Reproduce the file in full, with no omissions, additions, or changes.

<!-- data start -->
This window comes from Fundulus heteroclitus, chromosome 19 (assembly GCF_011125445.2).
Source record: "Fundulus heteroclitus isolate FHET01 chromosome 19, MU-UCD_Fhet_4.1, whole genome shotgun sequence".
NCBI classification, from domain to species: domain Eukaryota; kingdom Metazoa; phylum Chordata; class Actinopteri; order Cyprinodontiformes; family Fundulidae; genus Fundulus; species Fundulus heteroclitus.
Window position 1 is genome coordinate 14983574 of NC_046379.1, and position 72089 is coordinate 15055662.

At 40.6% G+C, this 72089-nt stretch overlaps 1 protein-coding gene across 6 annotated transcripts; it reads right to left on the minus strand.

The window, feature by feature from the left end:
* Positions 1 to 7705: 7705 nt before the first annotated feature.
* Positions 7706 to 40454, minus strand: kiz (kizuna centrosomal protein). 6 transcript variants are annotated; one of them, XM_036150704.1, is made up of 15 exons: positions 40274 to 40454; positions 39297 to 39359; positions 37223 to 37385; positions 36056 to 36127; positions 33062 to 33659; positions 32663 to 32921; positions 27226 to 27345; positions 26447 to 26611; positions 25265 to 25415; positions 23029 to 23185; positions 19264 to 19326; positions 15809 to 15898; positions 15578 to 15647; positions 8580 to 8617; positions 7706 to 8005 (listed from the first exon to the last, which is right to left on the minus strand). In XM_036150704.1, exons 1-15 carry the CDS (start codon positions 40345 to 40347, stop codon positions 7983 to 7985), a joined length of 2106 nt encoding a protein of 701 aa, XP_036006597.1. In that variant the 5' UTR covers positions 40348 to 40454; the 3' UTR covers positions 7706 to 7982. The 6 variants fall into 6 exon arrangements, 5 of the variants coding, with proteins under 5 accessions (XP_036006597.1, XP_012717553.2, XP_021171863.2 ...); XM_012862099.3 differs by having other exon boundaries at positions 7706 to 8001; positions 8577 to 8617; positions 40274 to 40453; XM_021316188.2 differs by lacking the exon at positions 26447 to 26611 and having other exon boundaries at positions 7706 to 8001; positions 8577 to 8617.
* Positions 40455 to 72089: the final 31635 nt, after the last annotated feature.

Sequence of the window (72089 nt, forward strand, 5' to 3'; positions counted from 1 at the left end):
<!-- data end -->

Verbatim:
This window comes from Fundulus heteroclitus, chromosome 19 (assembly GCF_011125445.2).
Source record: "Fundulus heteroclitus isolate FHET01 chromosome 19, MU-UCD_Fhet_4.1, whole genome shotgun sequence".
NCBI classification, from domain to species: domain Eukaryota; kingdom Metazoa; phylum Chordata; class Actinopteri; order Cyprinodontiformes; family Fundulidae; genus Fundulus; species Fundulus heteroclitus.
Window position 1 is genome coordinate 14983574 of NC_046379.1, and position 72089 is coordinate 15055662.

At 40.6% G+C, this 72089-nt stretch overlaps 1 protein-coding gene across 6 annotated transcripts; it reads right to left on the minus strand.

The window, feature by feature from the left end:
* Positions 1 to 7705: 7705 nt before the first annotated feature.
* Positions 7706 to 40454, minus strand: kiz (kizuna centrosomal protein). 6 transcript variants are annotated; one of them, XM_036150704.1, is made up of 15 exons: positions 40274 to 40454; positions 39297 to 39359; positions 37223 to 37385; positions 36056 to 36127; positions 33062 to 33659; positions 32663 to 32921; positions 27226 to 27345; positions 26447 to 26611; positions 25265 to 25415; positions 23029 to 23185; positions 19264 to 19326; positions 15809 to 15898; positions 15578 to 15647; positions 8580 to 8617; positions 7706 to 8005 (listed from the first exon to the last, which is right to left on the minus strand). In XM_036150704.1, exons 1-15 carry the CDS (start codon positions 40345 to 40347, stop codon positions 7983 to 7985), a joined length of 2106 nt encoding a protein of 701 aa, XP_036006597.1. In that variant the 5' UTR covers positions 40348 to 40454; the 3' UTR covers positions 7706 to 7982. The 6 variants fall into 6 exon arrangements, 5 of the variants coding, with proteins under 5 accessions (XP_036006597.1, XP_012717553.2, XP_021171863.2 ...); XM_012862099.3 differs by having other exon boundaries at positions 7706 to 8001; positions 8577 to 8617; positions 40274 to 40453; XM_021316188.2 differs by lacking the exon at positions 26447 to 26611 and having other exon boundaries at positions 7706 to 8001; positions 8577 to 8617.
* Positions 40455 to 72089: the final 31635 nt, after the last annotated feature.

Sequence of the window (72089 nt, forward strand, 5' to 3'; positions counted from 1 at the left end):